The Olympics in Pyeongchang, South Korea have concluded, and the hype was tremendous. The North Koreans came, and Korea fielded a joint team. If that did not generate enough buzz about the Koreas overcoming their differences, the appearance of high-level North Koreans in the South in the context of the games generated a two-week cottage industry of speculation on inter-Korean peace. In a decade working on this issue, I cannot recall a similar period of near-hysteria on inter-Korean reconciliation. So over-the-top was the coverage, that the South Koreans political right hit the streets during the games to push back.
Now that it is all over, it is worth stepping back to ask where this is going and if it can really generate a breakthrough. We should be skeptical:
First, the differences between North and South Korea are political and deep. These are not the sort of cleavages that inter-cultural exchange—like the Olympics or shared music concerts—can really overcome. After unification, cultural events will indeed be valuable. Sewing the two Koreas together socially and culturally after unification will be a tall order, and shared sporting and musical events emphasizing common national themes will help. But let’s not put the cart before the horse. The immediate problem is political reconciliation in an environment of very wide ideological—Stalinist vs. democratic—difference. It is hard to see how this gulf can be overcome without massive political shifts on one side or the other, and nothing in a sporting event like Olympics obviously charts a path toward that political change.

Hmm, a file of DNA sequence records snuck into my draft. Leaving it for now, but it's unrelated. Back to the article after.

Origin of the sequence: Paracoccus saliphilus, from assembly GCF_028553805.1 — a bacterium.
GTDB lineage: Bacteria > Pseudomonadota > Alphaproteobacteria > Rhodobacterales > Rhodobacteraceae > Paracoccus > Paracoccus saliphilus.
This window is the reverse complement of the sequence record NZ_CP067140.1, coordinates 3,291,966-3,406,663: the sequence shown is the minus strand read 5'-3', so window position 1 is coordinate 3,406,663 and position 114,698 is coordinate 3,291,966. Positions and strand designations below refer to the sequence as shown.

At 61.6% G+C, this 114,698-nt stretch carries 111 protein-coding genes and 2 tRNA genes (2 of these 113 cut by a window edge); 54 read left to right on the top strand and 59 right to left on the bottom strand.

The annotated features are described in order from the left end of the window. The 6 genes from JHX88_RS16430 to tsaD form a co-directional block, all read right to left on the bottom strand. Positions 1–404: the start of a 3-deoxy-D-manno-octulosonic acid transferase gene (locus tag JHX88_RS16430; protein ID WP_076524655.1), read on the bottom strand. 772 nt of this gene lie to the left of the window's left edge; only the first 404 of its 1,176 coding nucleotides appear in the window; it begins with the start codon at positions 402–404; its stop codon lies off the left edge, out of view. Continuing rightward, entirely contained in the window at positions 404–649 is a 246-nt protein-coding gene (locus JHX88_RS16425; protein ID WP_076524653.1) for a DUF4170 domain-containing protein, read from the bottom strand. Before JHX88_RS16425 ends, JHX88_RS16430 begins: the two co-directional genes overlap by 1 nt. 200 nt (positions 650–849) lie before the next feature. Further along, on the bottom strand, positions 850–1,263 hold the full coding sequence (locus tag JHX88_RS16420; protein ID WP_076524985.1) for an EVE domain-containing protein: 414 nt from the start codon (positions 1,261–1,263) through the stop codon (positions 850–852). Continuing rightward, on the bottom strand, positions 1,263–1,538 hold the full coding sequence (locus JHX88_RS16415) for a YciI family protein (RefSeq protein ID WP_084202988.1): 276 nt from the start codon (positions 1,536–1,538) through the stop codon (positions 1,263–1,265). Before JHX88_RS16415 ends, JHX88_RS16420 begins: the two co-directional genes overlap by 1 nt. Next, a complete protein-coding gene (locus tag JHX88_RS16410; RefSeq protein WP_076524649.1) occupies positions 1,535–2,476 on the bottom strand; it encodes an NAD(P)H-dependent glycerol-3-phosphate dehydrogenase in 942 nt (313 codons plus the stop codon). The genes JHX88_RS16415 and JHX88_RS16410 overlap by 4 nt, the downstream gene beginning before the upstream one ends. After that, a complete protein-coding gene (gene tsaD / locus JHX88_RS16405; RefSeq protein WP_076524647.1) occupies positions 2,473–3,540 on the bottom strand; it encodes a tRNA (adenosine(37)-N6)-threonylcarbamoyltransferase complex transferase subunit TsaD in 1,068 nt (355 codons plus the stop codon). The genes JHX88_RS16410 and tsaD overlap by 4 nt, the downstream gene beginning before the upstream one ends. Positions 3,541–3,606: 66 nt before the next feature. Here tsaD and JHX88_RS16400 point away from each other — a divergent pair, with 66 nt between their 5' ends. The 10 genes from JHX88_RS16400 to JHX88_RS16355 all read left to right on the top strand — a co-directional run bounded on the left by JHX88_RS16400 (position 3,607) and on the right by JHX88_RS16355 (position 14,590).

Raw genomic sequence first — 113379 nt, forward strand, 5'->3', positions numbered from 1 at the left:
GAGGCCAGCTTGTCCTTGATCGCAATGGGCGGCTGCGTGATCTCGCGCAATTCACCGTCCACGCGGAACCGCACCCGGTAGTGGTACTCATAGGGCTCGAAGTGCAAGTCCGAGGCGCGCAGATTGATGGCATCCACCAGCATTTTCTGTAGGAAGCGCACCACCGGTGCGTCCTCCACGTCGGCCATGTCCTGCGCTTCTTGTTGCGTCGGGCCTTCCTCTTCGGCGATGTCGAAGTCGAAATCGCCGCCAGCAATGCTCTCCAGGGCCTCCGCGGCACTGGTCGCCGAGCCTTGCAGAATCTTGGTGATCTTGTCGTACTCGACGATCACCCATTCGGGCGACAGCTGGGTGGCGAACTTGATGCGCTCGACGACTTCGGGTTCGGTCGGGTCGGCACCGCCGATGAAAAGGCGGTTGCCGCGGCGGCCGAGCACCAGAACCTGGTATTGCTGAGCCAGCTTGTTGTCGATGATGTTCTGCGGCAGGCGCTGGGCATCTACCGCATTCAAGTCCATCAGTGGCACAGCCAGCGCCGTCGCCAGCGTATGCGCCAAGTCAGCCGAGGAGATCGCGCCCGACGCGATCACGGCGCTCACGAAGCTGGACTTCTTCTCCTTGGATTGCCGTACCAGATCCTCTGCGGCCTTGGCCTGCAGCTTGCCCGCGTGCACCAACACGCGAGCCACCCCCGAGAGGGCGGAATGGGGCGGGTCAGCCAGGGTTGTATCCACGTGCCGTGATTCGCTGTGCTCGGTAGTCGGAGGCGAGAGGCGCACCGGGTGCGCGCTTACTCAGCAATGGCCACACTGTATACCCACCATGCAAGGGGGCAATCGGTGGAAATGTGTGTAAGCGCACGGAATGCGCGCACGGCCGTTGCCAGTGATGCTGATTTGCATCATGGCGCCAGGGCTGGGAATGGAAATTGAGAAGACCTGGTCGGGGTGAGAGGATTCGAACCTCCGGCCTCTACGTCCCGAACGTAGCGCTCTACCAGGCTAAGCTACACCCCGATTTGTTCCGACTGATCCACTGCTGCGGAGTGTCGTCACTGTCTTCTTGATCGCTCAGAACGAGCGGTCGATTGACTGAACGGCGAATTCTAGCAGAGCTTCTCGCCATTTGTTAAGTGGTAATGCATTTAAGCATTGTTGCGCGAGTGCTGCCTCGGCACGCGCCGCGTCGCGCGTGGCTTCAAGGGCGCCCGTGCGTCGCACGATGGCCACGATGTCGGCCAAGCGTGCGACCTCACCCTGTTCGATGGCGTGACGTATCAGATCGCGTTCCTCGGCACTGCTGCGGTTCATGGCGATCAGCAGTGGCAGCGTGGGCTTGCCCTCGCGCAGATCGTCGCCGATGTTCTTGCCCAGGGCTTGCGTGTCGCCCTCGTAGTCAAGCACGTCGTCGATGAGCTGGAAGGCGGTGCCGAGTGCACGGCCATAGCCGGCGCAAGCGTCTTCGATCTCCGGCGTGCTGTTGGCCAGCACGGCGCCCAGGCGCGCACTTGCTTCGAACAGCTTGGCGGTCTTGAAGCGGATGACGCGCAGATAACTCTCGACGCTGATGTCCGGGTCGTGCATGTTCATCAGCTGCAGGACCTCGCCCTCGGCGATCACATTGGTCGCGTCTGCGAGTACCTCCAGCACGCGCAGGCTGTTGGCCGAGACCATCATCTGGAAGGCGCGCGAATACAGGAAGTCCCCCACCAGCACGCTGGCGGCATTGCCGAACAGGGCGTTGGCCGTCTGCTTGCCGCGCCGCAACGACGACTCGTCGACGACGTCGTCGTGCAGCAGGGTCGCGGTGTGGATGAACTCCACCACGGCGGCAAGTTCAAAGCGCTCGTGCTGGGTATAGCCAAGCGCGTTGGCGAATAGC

Second, coexistence is hard. Constitutionally, neither Korea accepts the legitimacy of the other. Both claim to rule the entire peninsula. It is true that neither is really preparing for conflict; both broadly accept the status quo. But there is only so far the two sides’ rapprochement can go before they collide with the deep political and ideological differences which have kept them apart for so long. Indeed, a genuine narrowing of those differences would represent an existential threat to North Korea. Were the North to partially de-Stalinize in order to forge better relations with the South and unlock foreign aid and investment, the obvious question would arise, why not keep liberalizing to achieve unification? In an era of détente, why does North Korea need to exist at all? If North Korea is not the Democratic People’s Republic of Korea, if it is just northern Korea—poor backward, unhappy—then it has no reason to persist. It should just join the South and take the money. (After the Berlin Wall fell and the German Democratic Republic lost its ideological reason to exist, it disappeared in a year.) In short, no amount of reconciliation talks, and certainly not happy atmospherics like the Olympics, can change the fundamental problem that North Korea needs an antagonistic relationship with the South and the United States to explain why it even exists at all, twenty-five years after the Cold War.